Date on Master's Thesis/Doctoral Dissertation
Psychological and Brain Sciences
Anxiety disorders; Mothers; Siblings; Williams syndrome; Anxiety; Etiology; Genetics; Developmental disorders
Williams syndrome--Genetic aspects; Anxiety disorders
Genetic factors play an important role in the etiology of anxiety disorders. Williams syndrome (WS), a genetic disorder caused by a deletion on chromosome 7q11.23 and associated with increased prevalence of anxiety disorders relative to the general population and other genetic disorders associated with intellectual disability, can be used in the search for susceptibility genes for anxiety disorders. This study examines the prevalence of anxiety disorders in children with WS, their mothers, and their siblings as well as predictors of anxiety in these groups, in order to facilitate the use of WS in studies of genetics of anxiety disorders. Anxiety disorders were assessed in 109 children with WS ages 4-16 years, 106 mothers, and 72 siblings in the same age range. Prevalence was compared to that in the general population. Children with WS had a significantly higher prevalence of specific phobia, generalized anxiety disorder (GAD), and separation anxiety in comparison to children in the general population. The mothers had a significantly higher prevalence of GAD than women in the general population, but the prevalence rate for GAD in this group prior to the birth of the child with WS was comparable to that for women in the general population. The siblings had a significantly higher prevalence of specific phobia in comparison to children in the general population, but it was similar to the rates reported in other studies of specific phobia in typically developing children. The odds of a child with WS having an anxiety disorder increased with age and the severity of maternal anxiety. The odds of mothers having an anxiety disorder increased if the mother was not employed outside of home and if the child with WS was a male. The elevated prevalence rates of anxiety disorders in children with WS suggest a connection between the deletion found in WS and anxiety disorders. Given the increased prevalence of anxiety disorders in children with WS, genetic studies examining possible links between particular gene(s) deleted in WS and anxiety are warranted. It would also be worthwhile to investigate relations between genes deleted in WS and genes previously implicated in anxiety disorders.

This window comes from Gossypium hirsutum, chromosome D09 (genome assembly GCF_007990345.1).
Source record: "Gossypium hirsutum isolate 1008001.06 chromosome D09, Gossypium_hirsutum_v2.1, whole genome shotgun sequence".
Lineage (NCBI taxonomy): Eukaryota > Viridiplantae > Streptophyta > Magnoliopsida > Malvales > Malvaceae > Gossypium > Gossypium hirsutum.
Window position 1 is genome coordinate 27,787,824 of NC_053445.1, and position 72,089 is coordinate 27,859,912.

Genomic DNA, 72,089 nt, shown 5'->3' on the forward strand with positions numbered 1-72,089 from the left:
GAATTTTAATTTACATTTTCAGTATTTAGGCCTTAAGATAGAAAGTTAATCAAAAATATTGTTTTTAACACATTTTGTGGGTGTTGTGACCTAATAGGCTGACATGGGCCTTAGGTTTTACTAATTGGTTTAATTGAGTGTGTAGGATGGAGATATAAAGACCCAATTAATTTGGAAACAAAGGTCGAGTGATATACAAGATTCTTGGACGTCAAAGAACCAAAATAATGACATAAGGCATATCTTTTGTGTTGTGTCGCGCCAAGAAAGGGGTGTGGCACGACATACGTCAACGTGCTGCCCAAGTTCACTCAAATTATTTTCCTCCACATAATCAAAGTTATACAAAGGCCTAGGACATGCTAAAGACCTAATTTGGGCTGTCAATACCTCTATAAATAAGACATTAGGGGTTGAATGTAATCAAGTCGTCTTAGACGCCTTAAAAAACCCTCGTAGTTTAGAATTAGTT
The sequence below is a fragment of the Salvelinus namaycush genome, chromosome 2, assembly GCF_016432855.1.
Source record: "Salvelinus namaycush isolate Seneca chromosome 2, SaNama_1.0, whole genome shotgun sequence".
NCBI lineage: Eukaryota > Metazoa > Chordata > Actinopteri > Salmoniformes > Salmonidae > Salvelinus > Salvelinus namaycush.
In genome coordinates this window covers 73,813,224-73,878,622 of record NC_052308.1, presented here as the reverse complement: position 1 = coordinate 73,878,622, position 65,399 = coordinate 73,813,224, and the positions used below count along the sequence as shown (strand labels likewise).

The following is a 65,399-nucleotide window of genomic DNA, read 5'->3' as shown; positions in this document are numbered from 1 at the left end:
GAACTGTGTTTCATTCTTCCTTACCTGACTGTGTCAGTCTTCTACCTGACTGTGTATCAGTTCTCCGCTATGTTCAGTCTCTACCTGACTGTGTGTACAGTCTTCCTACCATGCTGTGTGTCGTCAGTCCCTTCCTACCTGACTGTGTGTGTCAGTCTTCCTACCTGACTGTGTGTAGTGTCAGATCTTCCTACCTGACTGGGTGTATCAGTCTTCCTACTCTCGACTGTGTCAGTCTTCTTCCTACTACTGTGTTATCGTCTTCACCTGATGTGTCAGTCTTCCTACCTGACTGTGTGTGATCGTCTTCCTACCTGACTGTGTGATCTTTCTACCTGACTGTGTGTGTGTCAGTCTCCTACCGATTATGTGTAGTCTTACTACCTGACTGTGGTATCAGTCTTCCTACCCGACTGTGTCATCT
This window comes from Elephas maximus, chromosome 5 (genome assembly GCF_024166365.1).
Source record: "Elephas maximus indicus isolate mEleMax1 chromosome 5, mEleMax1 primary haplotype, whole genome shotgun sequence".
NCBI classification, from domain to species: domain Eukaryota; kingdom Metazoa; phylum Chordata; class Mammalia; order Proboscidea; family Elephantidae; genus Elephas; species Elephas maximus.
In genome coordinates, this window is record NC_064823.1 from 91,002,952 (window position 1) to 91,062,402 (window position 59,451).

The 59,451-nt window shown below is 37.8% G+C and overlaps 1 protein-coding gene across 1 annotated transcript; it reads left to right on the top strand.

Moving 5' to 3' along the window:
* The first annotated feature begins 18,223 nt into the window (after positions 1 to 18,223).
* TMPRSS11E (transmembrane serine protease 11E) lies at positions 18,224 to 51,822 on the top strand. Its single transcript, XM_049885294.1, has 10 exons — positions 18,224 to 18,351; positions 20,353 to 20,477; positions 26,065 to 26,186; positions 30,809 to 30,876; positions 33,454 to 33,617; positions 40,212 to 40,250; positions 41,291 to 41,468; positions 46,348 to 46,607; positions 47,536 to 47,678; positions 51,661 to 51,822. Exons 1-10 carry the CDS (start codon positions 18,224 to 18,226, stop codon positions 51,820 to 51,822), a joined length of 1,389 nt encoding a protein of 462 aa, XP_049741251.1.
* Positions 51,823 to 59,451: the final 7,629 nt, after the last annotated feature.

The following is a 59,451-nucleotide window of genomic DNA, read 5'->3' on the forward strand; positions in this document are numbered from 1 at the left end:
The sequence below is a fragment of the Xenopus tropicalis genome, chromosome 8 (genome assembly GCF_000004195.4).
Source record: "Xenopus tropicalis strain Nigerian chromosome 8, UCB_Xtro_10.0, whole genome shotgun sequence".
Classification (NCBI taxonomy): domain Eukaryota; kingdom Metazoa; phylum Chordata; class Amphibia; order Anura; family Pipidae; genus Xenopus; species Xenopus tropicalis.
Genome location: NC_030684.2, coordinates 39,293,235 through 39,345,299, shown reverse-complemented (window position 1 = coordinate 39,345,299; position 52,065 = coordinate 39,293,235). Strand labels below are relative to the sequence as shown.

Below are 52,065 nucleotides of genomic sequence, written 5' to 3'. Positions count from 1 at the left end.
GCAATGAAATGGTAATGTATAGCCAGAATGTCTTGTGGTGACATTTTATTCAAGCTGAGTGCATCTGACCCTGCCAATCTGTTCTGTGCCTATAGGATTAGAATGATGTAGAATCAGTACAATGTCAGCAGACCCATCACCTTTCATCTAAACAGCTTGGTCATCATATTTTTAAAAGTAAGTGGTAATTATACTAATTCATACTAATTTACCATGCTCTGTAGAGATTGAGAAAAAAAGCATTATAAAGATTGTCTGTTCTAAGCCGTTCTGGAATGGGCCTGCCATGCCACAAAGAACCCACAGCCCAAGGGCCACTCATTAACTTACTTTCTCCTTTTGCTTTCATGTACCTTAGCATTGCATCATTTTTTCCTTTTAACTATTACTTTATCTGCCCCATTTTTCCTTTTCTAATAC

Leyfer, Ovsanna, "Anxiety disorders in children with Williams syndrome, their mothers, and their siblings : implications for the etiology of anxiety disorders." (2007). Electronic Theses and Dissertations. Paper 821.